As this essay intends to show, to gain a fuller understanding of Nazi attitudes toward prostitution, it is vital to analyze them in the context of Weimar conflicts over prostitution reform. Recent studies on the history of prostitution in the Third Reich tend to neglect pre-1933 developments. If historians mention the topic of Weimar prostitution policy at all, it is primarily to emphasize basic continuities in this area after the Nazi takeover. Thus, Gisela Bock has argued that Weimar prostitution reforms paved the way for the sexual and economic exploitation of prostitutes under National Socialism. However, the notion of unbroken continuities between Weimar and Nazi attitudes toward venal sex is problematic for several reasons. The exclusive focus on continuity tends to obscure important differences between the two periods. Far from representing a mere prelude to the brutal persecution of prostitutes after 1933, the nationwide abolition of state-regulated prostitution in 1927 led to significant improvements in prostitutes’ civil and legal status. To acknowledge these (albeit limited) gains in prostitutes’ rights is key for the analysis of the impact that concerns about “immorality” had on the crisis of the Weimar Republic and the rise of Nazism.
The more liberal aspects of Weimar prostitution reforms triggered a powerful right-wing backlash. In the eyes of religious conservatives, the state’s perceived failure to enforce “moral order” and cleanse the streets of prostitutes profoundly discredited Weimar democracy. Among large segments of the police, the loss of authority to control and punish streetwalkers similarly bred resentment against the democratic government. The Nazis were keenly aware of the propagandistic value of the issue of prostitution. Nazi attacks on the 1927 prostitution reform as yet another expression of Weimar’s “materialism” and “moral decay” aimed to widen the party’s appeal among the religious Right and conservative officials. During the early 1930s, the Nazis’ successful attempt to portray themselves as guardians of conventional morality intent on eliminating “vice” was key to winning them the approval and collaboration of many conservatives. We can only account fully for this dynamic, however, if we recognize some of the positive achievements of Weimar prostitution reforms. The abolition of state-regulated prostitution was one of the major successes of the 1920s movement for sexual reform, which failed to achieve other goals such as the decriminalization of abortion and homosexuality. This is why Weimar prostitution reforms became a central target of Nazi propaganda.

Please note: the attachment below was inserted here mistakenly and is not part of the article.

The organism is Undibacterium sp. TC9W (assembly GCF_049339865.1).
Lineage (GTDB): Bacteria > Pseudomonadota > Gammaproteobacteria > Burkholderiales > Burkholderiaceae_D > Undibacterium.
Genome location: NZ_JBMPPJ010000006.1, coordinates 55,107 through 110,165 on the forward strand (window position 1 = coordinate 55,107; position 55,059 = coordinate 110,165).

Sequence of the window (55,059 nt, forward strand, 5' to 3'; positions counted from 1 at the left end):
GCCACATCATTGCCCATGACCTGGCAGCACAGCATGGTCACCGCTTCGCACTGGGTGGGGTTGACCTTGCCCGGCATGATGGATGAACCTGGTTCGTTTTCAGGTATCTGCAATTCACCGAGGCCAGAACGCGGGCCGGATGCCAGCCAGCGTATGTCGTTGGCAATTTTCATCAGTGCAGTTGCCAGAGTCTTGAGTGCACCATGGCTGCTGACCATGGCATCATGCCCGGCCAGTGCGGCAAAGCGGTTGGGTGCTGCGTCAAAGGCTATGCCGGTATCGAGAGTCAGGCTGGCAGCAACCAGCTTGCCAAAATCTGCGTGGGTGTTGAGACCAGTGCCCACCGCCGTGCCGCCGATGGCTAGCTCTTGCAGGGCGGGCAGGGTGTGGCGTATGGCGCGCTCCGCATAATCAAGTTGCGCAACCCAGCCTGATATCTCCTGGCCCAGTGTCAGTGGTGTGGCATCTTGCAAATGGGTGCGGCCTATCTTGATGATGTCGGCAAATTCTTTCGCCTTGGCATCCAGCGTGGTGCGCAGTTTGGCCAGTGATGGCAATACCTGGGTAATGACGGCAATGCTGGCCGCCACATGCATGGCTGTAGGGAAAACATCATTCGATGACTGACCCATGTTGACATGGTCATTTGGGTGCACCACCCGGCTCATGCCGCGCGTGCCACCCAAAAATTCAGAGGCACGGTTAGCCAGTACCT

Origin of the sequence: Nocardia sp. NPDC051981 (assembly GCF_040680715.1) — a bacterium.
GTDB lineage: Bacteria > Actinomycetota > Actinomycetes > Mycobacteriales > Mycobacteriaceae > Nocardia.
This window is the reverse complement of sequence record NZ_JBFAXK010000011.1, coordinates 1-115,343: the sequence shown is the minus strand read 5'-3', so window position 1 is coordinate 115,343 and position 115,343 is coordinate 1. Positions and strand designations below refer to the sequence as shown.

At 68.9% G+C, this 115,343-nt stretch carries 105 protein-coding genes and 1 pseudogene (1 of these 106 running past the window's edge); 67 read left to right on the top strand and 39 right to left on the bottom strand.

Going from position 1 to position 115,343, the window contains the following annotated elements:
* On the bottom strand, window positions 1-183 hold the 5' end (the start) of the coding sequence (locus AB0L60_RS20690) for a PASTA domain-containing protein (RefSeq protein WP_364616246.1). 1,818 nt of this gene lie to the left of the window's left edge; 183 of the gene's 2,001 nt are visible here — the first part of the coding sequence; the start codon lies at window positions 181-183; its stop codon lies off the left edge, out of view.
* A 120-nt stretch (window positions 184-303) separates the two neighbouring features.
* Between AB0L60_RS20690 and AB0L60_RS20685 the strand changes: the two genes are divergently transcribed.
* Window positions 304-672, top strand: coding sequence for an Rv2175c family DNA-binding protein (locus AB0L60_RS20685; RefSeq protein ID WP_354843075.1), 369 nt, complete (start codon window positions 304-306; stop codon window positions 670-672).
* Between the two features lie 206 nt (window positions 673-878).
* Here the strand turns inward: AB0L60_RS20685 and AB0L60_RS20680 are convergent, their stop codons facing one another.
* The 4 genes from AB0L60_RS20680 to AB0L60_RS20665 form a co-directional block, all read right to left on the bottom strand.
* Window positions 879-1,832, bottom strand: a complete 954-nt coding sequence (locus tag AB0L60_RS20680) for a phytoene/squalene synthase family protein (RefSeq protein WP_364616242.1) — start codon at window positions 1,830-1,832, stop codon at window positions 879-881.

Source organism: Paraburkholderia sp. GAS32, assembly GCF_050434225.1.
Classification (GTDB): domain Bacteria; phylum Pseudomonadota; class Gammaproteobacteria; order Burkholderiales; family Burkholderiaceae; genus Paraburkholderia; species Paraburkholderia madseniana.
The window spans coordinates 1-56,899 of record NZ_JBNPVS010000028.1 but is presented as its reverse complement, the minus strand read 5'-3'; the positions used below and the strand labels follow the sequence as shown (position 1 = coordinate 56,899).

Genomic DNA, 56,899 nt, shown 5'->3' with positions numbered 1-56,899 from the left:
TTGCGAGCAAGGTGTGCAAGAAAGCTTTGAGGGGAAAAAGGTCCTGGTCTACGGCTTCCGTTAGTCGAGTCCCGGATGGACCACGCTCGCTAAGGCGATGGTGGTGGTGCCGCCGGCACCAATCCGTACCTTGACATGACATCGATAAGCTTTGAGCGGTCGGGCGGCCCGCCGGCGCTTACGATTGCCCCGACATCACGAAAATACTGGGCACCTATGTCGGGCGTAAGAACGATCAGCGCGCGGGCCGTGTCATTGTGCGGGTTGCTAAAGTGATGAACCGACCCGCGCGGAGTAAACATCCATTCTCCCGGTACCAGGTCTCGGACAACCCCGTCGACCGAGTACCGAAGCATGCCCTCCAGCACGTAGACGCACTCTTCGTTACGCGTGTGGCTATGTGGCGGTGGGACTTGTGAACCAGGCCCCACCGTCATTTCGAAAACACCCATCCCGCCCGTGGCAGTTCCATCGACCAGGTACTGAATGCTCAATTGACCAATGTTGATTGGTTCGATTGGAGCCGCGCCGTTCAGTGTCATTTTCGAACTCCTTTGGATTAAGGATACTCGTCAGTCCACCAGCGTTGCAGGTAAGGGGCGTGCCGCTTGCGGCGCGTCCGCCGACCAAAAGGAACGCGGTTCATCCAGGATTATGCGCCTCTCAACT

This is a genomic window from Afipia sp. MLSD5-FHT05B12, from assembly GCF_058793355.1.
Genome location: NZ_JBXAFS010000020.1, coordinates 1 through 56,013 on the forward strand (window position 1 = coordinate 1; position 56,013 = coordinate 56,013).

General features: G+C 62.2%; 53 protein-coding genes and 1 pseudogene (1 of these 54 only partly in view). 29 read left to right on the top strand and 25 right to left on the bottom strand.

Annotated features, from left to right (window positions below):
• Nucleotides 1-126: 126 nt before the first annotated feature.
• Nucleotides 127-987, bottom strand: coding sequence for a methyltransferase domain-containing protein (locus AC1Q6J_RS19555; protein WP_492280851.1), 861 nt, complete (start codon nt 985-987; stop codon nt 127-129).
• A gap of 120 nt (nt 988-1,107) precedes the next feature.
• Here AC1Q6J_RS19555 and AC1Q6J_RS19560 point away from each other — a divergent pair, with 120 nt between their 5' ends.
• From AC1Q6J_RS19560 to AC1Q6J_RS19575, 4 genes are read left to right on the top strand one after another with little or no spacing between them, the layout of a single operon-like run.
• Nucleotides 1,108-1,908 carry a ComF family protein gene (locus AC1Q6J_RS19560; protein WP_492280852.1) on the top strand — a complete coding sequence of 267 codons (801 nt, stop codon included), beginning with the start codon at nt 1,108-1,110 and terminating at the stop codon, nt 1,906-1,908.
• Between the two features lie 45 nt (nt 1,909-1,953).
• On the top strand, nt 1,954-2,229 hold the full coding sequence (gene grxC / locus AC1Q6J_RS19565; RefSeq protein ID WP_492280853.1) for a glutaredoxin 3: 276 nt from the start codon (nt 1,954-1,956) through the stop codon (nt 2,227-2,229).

This article examines the League of Nations Advisory Committee on the Trafficking of Women and Children (CTW) to assess the impact of international feminists on the interwar anti-sex trafficking movement. It argues that women who were firmly embedded in the transnational and international women’s rights movement built a coalition on the CTW to ensure the prominence of the feminist abolitionist position of sex trafficking in the 1920s. This position was defined by calls for equal standards of morality between the sexes, resistance to laws that treated prostitutes as a group and infringed on their human rights, and unwavering demands for the abolition of state-regulated prostitution. Changes in the personnel and bureaucratic structure of the CTW and the rising tide of nationalism served to undermine the feminist abolitionists’ position in the League in the 1930s.